When to Capitalize Job Titles in Writing
  • 4-minute read
  • 19th July 2021

When to Capitalize Job Titles in Writing

Should it be “President Biden” or “president Biden”? Is the “social worker” coming to the meeting, or should it be “Social Worker”? To learn when to capitalize job titles in business writing (or any other document), read our guide below.

When Capitalization is Key

Typically, job titles that come before names are capitalized (unless there is punctuation separating the title from the name). In these cases, the job title functions as part of a proper noun formed by the title and name:

President Biden has won the election. 

Head of Sales Mark Smith will be interviewing for the position. 

But beware of commas! As you can see, the job title below is not capitalized as we’re using it generically, not as a proper name:

The graphic designer, Sohaila Hussein, is very good at her job. 

We’ll look at this and other exceptions again later in the post.

Capitalization in Other Contexts

Other situations in which you may need to capitalize job titles include:

  • To show respect to a person in a high-status role or position, especially if you are using their job title to stand in for their name.

The Queen will be opening this leisure center. 

Have you written to the President yet? 

  • In emails or letter signature lines.

Yours faithfully, Sarah Brown, Assistant Principal

Melanie Ferrer, Speech and Language Therapist

  • In headings, such as section headings in a resume.

May 2019–July 2020, Customer Services Assistant

  • In the vocative case (i.e., when using a job title to address someone directly).

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Is it serious, Doctor?

  • If a job title appears in the proper name for a building or department.

Office of the Vice Chancellor

Finally, if you’re an employee, make sure to check your organization’s style guide (if they have one) for specific details on capitalizing titles within the company. For example, some companies prefer to capitalize job roles as a matter of respect. And if your boss prefers to see their title capitalized in official documents, it is usually wise to follow their example even if it means bending the standard rules!

When Capitalization is Not Correct

When job titles are used descriptively or generically within a sentence, they are not usually capitalized. This applies to formal writing, job descriptions, cover letters and resumes, and pretty much any other form of writing you can imagine. For example:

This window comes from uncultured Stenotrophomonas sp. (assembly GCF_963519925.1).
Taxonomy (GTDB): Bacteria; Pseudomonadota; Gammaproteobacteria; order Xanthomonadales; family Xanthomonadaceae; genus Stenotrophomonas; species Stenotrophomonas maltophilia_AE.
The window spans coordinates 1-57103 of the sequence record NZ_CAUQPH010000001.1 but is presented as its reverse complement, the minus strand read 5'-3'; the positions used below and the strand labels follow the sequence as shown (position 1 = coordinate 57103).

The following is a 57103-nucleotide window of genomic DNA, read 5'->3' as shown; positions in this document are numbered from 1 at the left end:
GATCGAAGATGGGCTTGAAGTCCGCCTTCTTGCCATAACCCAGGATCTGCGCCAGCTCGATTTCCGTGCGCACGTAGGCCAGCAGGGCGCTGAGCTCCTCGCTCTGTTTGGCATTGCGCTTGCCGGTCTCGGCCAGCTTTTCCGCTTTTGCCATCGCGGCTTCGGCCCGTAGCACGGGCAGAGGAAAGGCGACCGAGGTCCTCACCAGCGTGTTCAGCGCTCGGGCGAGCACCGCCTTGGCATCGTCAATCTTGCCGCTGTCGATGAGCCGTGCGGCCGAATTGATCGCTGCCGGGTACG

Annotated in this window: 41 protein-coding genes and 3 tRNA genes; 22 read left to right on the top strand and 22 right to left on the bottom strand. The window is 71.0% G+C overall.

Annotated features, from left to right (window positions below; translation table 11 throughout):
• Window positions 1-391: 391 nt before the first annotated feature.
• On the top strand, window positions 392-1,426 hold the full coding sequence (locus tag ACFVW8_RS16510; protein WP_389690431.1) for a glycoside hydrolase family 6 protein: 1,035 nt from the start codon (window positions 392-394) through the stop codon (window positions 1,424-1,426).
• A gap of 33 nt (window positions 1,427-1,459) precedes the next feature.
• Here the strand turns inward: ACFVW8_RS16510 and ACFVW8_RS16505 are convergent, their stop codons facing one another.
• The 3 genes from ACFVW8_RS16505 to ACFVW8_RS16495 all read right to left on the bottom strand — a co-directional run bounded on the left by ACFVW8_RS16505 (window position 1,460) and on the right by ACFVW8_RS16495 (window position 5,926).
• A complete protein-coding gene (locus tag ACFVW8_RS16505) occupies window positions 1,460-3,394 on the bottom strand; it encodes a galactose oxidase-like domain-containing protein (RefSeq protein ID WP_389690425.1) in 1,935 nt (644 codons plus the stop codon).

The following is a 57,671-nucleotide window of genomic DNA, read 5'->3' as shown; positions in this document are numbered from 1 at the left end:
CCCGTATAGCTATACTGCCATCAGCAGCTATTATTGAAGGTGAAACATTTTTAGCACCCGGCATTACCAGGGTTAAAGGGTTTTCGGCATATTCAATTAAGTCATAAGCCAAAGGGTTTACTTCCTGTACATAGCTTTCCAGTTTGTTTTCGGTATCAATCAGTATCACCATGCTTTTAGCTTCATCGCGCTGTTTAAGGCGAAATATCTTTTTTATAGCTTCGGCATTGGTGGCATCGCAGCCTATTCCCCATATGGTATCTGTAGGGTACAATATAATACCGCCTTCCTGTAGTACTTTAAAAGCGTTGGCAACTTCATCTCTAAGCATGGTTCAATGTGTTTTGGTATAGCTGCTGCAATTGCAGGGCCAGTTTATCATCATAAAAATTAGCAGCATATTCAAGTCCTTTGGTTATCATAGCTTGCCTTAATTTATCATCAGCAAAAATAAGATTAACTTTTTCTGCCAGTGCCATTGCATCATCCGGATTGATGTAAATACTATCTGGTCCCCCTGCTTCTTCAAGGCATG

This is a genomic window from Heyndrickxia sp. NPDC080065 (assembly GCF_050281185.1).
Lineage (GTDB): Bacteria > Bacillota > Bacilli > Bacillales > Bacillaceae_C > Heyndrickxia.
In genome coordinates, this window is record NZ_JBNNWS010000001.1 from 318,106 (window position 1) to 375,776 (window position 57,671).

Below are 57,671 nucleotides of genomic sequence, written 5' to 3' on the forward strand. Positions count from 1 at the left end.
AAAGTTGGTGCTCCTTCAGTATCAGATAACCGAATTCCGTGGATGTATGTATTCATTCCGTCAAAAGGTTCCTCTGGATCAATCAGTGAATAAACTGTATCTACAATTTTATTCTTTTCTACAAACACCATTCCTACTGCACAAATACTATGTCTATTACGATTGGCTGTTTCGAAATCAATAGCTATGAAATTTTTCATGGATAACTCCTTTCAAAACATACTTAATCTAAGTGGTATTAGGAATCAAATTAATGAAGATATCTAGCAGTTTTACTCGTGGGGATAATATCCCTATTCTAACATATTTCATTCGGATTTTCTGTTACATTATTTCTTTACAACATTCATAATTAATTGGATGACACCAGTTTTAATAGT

Our chief editor, Simon Crystal, has an office on the second floor.

Mrs. Osborne, our assistant chef, makes the most delicious lasagna.

The receptionists at this company leave a lot to be desired.

During my time as a sales manager, I was responsible for 15 employees.

I would make an excellent staff nurse as I have great interpersonal skills.

In other words, when a job description is used in a sentence and does not stand in for (or form part of) a proper name, your default should be to use lowercase letters at the start of each word. However, as above, you may want to check your employer’s style guide for advice on capitalizing specific job titles.

Summary: To Capitalize or Not to Capitalize?

In summary, the rules for capitalizing job titles are:

  • Job titles are normally capitalized when they stand in for (or are part of) a proper name, especially when the title precedes a person’s name.
  • Job titles are also commonly capitalized to show respect for high-status individuals, when using a title to address someone directly, or when they appear in headings and signature lines. 
  • When used generically or descriptively, job titles are not usually capitalized.

We hope this post has clarified how to capitalize job titles in writing. But if you’d like an expert to help you perfect your writing, why not try our proofreading service?

Comments (4)
Joyce Honey
11th August 2021 at 02:28
I am a Proofreading Academy student and reading the writing tips here as advised. Found a spelling mistake (or typing error?) in the paragraph above Summary: lowercase latters (letters).
    11th August 2021 at 08:55
    Thanks, Joyce. Typo now corrected.
19th December 2022 at 13:08
Hi! I always find examples for this that are "President Biden" which is pretty obvious but what about something that's not super official like: "For his upcoming publication, Curator Alex Smith talks to Dancer Carl Jackson about his most recent work.
    22nd December 2022 at 13:11
    Hi, Zeina. As the job titles are used generically in this example, rather than as part of an official job title in an email signature or as a form of address, they would not need to be capitalized, so it would be “curator” and “dancer.”

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